Just a few years ago celebrities didn’t want to be involved with a mental health charity.
It may seem like we’re better at talking about mental health now than we were in the past, but it’s not that long ago that the subject was still seen as taboo and one to avoid.
In fact, just three years ago celebrities approached by Prince William to back Heads Together, a mental health initiative he launched with Prince Harry and the Duchess of Cambridge, refused.
Speaking during a conversation at Davos with New Zealand’s Prime Minister Jacinda Ardern, he said: “No-one was interested in being part of Heads Together, because it was about mental health.”
He said that part of the stigma around mental health may have come because during the World Wars people were unwilling to talk about it because “no matter how much you would talk, you were never going to fix the issue”.
He continued: “A whole generation decided that this was the best way of dealing with it. They then, completely by accident, passed that on to the next generation.”
But, said Prince William, this was changing and people are now realising that we should talk about mental health.
Ardern, who has increased spending on mental health care during her time as Prime Minister, said: “One of the sad facts for New Zealand is that everyone knows someone who has taken their own life. We’re a small country, of less than 5 million people, but last year more than 600 people committed suicide.”
Prince William said it was now much easier to get celebrities to supports Heads Together, and indeed in recent years we have seen more celebrities speaking up.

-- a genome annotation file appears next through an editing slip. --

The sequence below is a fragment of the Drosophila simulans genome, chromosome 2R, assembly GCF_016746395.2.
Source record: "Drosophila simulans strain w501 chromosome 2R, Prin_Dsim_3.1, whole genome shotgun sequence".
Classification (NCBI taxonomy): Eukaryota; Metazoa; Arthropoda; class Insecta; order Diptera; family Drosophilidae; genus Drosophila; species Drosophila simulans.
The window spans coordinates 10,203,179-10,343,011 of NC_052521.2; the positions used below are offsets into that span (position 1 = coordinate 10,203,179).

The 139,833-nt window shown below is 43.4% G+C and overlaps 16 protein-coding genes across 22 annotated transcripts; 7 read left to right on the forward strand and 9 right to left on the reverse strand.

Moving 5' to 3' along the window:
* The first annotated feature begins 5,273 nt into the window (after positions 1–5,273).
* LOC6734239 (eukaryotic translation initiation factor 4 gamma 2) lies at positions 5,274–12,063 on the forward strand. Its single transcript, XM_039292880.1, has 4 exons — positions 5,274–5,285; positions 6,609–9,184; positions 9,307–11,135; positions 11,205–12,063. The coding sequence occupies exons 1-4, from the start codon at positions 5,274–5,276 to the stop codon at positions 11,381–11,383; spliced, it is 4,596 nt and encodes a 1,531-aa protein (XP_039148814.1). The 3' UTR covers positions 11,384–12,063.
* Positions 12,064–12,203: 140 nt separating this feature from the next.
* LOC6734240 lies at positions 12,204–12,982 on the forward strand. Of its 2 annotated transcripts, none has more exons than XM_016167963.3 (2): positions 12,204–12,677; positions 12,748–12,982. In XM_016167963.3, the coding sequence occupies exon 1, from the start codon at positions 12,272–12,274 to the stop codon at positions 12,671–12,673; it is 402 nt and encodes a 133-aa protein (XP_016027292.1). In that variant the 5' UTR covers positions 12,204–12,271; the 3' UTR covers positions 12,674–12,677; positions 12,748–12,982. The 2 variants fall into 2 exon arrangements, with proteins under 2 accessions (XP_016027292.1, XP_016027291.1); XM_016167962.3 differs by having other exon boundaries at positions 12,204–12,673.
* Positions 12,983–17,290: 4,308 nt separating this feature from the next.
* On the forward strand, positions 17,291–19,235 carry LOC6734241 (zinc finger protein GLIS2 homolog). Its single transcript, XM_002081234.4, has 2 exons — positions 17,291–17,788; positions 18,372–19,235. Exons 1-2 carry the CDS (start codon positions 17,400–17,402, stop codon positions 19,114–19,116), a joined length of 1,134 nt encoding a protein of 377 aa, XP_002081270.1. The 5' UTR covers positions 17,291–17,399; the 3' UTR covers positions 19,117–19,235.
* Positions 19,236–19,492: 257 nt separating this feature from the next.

Great British Bake Off winner Nadiya Hussain has spoken candidly about her struggles with anxiety. Speaking to Stylist’s editor-in-chief, Lisa Smosarski, at Stylist Live, she said: “I’ve had anxiety for as long as I can remember.
“I think one of the hardest things as a grownup is to admit that you’re not coping and you’re not well. When I got married I didn’t tell my husband about my panic disorder.
“When you carry something like that around with you, just admitting it means you’re saying you’re not perfect – and we all want to seem like we have everything together on the outside.”
Late last year she also posted a video of herself in the aftermath of a panic attack, saying she did so because she wanted to show fellow sufferers they are not alone.
Ariane Grande called out people who said she was exploiting the death of her ex-boyfriend Mac Miller by saying the people needed to be more “compassionate and gentle”.
And Sheridan Smith has opened up about her battle with panic attacks, which began when she was starring in Legally Blonde in the West End. She has described the attacks in detail, and said that while seeking treatment she received a number of diagnoses.
It’s clear that the discussion around mental health has changed in the three years since Prince William struggled to get celebrities on board for Heads Together, and that by speaking up, we can all help fight back against the stigma around mental health.